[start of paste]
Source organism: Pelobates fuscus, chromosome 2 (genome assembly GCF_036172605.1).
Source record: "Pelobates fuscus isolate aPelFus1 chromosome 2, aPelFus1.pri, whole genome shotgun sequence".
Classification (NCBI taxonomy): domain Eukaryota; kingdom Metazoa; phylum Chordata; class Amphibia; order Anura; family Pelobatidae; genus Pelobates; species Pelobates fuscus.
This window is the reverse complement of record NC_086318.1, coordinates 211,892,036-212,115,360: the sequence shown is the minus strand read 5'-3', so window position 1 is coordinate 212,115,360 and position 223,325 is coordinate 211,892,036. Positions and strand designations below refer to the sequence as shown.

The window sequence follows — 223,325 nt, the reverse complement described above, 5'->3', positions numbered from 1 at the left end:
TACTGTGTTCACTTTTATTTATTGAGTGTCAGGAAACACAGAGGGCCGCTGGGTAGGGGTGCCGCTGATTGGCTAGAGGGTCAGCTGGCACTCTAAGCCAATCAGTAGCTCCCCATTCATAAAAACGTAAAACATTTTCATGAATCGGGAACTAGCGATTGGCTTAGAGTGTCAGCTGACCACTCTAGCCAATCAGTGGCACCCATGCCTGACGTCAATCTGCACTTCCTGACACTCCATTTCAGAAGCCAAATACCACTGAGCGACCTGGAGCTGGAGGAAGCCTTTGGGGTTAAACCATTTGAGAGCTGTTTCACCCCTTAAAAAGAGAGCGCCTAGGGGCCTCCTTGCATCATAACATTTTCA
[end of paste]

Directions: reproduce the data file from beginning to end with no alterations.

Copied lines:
Source organism: Pelobates fuscus, chromosome 2 (genome assembly GCF_036172605.1).
Source record: "Pelobates fuscus isolate aPelFus1 chromosome 2, aPelFus1.pri, whole genome shotgun sequence".
Classification (NCBI taxonomy): domain Eukaryota; kingdom Metazoa; phylum Chordata; class Amphibia; order Anura; family Pelobatidae; genus Pelobates; species Pelobates fuscus.
This window is the reverse complement of record NC_086318.1, coordinates 211,892,036-212,115,360: the sequence shown is the minus strand read 5'-3', so window position 1 is coordinate 212,115,360 and position 223,325 is coordinate 211,892,036. Positions and strand designations below refer to the sequence as shown.

The window sequence follows — 223,325 nt, the reverse complement described above, 5'->3', positions numbered from 1 at the left end:
TACTGTGTTCACTTTTATTTATTGAGTGTCAGGAAACACAGAGGGCCGCTGGGTAGGGGTGCCGCTGATTGGCTAGAGGGTCAGCTGGCACTCTAAGCCAATCAGTAGCTCCCCATTCATAAAAACGTAAAACATTTTCATGAATCGGGAACTAGCGATTGGCTTAGAGTGTCAGCTGACCACTCTAGCCAATCAGTGGCACCCATGCCTGACGTCAATCTGCACTTCCTGACACTCCATTTCAGAAGCCAAATACCACTGAGCGACCTGGAGCTGGAGGAAGCCTTTGGGGTTAAACCATTTGAGAGCTGTTTCACCCCTTAAAAAGAGAGCGCCTAGGGGCCTCCTTGCATCATAACATTTTCA